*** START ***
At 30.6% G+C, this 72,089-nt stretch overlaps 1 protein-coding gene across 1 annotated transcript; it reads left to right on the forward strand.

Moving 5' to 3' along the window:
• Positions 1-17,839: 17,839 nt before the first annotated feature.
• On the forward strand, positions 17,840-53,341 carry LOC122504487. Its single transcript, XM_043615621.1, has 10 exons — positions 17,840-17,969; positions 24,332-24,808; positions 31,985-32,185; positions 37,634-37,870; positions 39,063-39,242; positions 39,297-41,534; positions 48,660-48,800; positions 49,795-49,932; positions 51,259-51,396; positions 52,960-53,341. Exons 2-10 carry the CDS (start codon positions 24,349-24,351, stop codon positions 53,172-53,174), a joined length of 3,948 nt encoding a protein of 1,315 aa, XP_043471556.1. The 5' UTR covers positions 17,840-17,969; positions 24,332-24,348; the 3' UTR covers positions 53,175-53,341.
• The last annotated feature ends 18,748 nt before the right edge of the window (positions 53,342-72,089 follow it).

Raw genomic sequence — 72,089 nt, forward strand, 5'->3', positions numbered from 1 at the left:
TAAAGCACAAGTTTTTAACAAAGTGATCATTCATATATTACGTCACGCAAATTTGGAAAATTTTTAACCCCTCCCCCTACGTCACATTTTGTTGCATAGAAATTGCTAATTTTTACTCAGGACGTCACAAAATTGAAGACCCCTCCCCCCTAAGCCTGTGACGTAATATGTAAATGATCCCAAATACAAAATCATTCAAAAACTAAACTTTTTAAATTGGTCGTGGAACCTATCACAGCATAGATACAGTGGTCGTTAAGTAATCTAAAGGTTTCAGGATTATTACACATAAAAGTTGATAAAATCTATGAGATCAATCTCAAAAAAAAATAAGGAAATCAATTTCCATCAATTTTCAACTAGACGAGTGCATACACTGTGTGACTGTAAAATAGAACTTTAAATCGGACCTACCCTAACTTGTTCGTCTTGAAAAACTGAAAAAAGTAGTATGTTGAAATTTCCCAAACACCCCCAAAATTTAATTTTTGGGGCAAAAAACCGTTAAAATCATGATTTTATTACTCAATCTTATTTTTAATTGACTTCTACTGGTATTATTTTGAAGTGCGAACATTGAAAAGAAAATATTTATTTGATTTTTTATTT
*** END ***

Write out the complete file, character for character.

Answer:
At 30.6% G+C, this 72,089-nt stretch overlaps 1 protein-coding gene across 1 annotated transcript; it reads left to right on the forward strand.

Moving 5' to 3' along the window:
• Positions 1-17,839: 17,839 nt before the first annotated feature.
• On the forward strand, positions 17,840-53,341 carry LOC122504487. Its single transcript, XM_043615621.1, has 10 exons — positions 17,840-17,969; positions 24,332-24,808; positions 31,985-32,185; positions 37,634-37,870; positions 39,063-39,242; positions 39,297-41,534; positions 48,660-48,800; positions 49,795-49,932; positions 51,259-51,396; positions 52,960-53,341. Exons 2-10 carry the CDS (start codon positions 24,349-24,351, stop codon positions 53,172-53,174), a joined length of 3,948 nt encoding a protein of 1,315 aa, XP_043471556.1. The 5' UTR covers positions 17,840-17,969; positions 24,332-24,348; the 3' UTR covers positions 53,175-53,341.
• The last annotated feature ends 18,748 nt before the right edge of the window (positions 53,342-72,089 follow it).

Raw genomic sequence — 72,089 nt, forward strand, 5'->3', positions numbered from 1 at the left:
TAAAGCACAAGTTTTTAACAAAGTGATCATTCATATATTACGTCACGCAAATTTGGAAAATTTTTAACCCCTCCCCCTACGTCACATTTTGTTGCATAGAAATTGCTAATTTTTACTCAGGACGTCACAAAATTGAAGACCCCTCCCCCCTAAGCCTGTGACGTAATATGTAAATGATCCCAAATACAAAATCATTCAAAAACTAAACTTTTTAAATTGGTCGTGGAACCTATCACAGCATAGATACAGTGGTCGTTAAGTAATCTAAAGGTTTCAGGATTATTACACATAAAAGTTGATAAAATCTATGAGATCAATCTCAAAAAAAAATAAGGAAATCAATTTCCATCAATTTTCAACTAGACGAGTGCATACACTGTGTGACTGTAAAATAGAACTTTAAATCGGACCTACCCTAACTTGTTCGTCTTGAAAAACTGAAAAAAGTAGTATGTTGAAATTTCCCAAACACCCCCAAAATTTAATTTTTGGGGCAAAAAACCGTTAAAATCATGATTTTATTACTCAATCTTATTTTTAATTGACTTCTACTGGTATTATTTTGAAGTGCGAACATTGAAAAGAAAATATTTATTTGATTTTTTATTT